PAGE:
More advanced features on certain coffee maker models include a water filter to remove unwanted flavours from your tap water, and towards the luxury end of the scale you can also obtain a coffee maker that includes its own grinder, so that the ground coffee is always fresh.
A larger coffee machine and espresso maker will have a larger range of features, mostly involving the preparation of different drinks, such as the steam pipe that is essential with any espresso maker.
Tips on Making Coffee
One of the top tips for using a traditional drip coffee maker is not to brew too little coffee. The same problem does not arise with the more modern multi-function machine, which tends to be used to make and serve one cup of coffee at a time. However, the type of appliance where the coffee drips into a coffee pot, having too little water does not allow sufficient time for the water to heat up, and the result may be weak and even cool coffee.
Whilst it may not sound like much of a savings, making at least four cups of coffee in a coffee maker of this sort can actually lead to a better cup of coffee. The difference in the time it takes to brew is usually quite small in a properly cleaned and functioning machine.
The amount of water that you put into the coffee maker is usually measured in terms of cups, and this is often shown on the water tank into which you pour the cold water at the start of the process. If you cannot see or find this scale, then there is often a similar scale on the side of the coffee pot, which you can use to measure the cold water and pour it into the water tank.
The amount of ground coffee that you use will vary depending on how strong you like your coffee - start by trying out one dessert spoon, or one scoop of ground coffee for each cup of water; you can then adjust this measure accordingly for later rounds of coffee.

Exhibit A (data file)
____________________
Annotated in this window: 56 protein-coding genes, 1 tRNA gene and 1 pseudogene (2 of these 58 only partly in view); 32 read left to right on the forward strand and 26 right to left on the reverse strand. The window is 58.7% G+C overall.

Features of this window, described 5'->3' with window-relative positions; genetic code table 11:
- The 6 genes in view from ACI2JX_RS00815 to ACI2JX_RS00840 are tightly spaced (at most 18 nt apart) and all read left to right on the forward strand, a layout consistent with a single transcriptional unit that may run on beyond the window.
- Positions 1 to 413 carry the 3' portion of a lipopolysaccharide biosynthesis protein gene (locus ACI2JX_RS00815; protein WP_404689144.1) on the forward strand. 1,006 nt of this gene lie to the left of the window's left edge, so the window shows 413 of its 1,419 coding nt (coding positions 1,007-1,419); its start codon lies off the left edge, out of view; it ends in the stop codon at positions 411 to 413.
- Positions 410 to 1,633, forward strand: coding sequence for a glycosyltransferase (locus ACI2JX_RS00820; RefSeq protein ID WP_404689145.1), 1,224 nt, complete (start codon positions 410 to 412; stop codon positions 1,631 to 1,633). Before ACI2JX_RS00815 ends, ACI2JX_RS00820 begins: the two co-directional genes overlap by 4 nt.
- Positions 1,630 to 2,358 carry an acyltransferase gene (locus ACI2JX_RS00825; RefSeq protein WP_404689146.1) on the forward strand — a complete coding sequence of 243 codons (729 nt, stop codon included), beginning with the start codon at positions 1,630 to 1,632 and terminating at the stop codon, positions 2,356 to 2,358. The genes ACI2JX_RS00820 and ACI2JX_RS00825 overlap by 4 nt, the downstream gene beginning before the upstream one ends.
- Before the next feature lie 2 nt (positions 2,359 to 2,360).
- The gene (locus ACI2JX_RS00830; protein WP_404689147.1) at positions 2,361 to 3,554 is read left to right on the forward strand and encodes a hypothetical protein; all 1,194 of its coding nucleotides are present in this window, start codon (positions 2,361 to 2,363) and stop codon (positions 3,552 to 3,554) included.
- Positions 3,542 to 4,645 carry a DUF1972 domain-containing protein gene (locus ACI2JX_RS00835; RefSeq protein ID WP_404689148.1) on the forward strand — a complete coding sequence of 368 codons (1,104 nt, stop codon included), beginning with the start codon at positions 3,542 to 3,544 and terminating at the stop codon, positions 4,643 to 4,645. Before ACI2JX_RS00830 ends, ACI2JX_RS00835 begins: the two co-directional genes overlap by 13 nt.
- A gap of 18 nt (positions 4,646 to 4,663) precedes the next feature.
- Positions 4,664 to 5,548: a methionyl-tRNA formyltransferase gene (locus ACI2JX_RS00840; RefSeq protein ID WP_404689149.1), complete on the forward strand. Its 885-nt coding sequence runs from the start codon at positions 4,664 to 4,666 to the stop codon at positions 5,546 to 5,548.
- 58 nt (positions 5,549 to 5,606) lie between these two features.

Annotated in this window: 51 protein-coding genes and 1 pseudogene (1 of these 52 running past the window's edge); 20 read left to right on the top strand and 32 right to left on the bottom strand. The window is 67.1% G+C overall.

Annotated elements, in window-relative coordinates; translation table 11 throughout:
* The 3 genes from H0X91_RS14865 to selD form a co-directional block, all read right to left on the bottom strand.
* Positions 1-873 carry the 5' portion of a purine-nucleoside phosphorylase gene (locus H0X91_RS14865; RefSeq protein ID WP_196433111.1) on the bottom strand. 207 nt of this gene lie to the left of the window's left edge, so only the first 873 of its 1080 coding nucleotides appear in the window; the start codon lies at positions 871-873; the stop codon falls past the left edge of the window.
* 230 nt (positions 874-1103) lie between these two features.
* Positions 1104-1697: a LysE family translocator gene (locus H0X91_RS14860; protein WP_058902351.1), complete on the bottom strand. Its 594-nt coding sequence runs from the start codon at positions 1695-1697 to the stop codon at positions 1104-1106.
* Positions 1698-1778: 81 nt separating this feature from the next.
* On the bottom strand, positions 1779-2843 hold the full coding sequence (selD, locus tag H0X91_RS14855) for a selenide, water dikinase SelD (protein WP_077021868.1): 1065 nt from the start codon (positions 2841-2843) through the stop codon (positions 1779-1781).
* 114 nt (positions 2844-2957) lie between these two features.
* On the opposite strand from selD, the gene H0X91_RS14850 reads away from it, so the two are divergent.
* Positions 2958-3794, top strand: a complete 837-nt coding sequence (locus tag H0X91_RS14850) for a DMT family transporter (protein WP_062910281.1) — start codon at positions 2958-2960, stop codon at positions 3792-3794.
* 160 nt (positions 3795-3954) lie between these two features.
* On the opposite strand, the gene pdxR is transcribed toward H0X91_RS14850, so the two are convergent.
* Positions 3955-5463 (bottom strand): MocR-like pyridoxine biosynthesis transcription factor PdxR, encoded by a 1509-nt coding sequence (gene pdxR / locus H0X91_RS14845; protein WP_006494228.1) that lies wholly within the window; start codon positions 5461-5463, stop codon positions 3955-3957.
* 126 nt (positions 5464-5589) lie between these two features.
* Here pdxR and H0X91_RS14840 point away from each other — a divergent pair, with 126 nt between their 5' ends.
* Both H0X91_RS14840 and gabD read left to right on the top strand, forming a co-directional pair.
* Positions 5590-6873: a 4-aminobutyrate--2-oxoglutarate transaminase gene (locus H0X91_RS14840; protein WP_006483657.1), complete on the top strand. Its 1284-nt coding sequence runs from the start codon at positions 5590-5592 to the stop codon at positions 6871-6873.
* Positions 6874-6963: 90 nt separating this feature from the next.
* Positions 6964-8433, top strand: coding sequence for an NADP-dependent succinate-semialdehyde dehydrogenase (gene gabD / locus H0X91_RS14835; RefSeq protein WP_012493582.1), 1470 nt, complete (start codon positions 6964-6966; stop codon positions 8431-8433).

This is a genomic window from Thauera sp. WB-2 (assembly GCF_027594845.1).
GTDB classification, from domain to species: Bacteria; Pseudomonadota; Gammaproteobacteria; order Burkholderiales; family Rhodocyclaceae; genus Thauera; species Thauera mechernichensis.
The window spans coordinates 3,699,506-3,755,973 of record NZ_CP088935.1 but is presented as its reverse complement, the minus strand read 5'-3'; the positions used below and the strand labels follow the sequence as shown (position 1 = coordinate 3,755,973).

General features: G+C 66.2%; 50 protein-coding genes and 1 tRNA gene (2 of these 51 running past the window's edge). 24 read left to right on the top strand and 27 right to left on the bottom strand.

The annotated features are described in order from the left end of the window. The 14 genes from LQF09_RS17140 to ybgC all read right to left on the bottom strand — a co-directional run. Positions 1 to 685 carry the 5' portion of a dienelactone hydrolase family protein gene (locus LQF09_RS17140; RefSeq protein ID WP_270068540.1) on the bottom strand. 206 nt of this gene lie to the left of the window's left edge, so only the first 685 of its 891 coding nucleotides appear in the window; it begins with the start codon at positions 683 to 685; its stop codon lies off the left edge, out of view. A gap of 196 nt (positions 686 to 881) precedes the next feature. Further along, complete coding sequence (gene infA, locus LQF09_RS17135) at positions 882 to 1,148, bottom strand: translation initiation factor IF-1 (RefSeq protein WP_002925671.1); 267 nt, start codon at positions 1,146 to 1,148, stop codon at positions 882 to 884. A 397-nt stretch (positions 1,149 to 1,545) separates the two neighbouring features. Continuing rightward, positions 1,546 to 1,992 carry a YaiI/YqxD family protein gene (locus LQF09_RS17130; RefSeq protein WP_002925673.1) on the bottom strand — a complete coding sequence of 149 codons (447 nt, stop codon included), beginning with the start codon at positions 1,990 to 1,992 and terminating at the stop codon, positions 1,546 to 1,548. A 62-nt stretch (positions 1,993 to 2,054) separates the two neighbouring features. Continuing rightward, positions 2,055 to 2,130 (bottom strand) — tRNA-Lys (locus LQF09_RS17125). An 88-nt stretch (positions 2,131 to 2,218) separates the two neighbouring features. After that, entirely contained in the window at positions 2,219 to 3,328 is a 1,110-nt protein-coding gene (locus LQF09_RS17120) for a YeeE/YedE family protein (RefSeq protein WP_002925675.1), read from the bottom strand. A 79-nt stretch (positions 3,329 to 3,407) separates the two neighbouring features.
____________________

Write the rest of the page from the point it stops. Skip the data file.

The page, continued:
The accessories that you might consider purchasing for your coffee maker depend on the type of machine that you own. It is, however, always useful to have some spares of the different parts of the coffee maker that you use most frequently, such as the coffee pot in case it breaks.
If you think that you can taste the paper of the coffee filter, then it is usually possible to use a permanent coffee filter, rather than relying on the disposable paper filters.
If you already have a coffee maker or coffee machine with a built-in coffee grinder, then you probably do not need anything further in terms of grinding the beans. However, a nice addition to your coffee maker is a stand-alone coffee grinder, so that you can be sure that you are getting the best and freshest flavour from your coffee beans.
If your coffee machine does not include a water filter, consider purchasing one for your model to ensure that you use only purified water in the coffee making process. There are also various cleaning solutions and cleaning aids available for most sorts of coffee maker and coffee machine, allowing you to maintain the efficiency of the coffee maker whilst ensuring your coffee tastes great every time.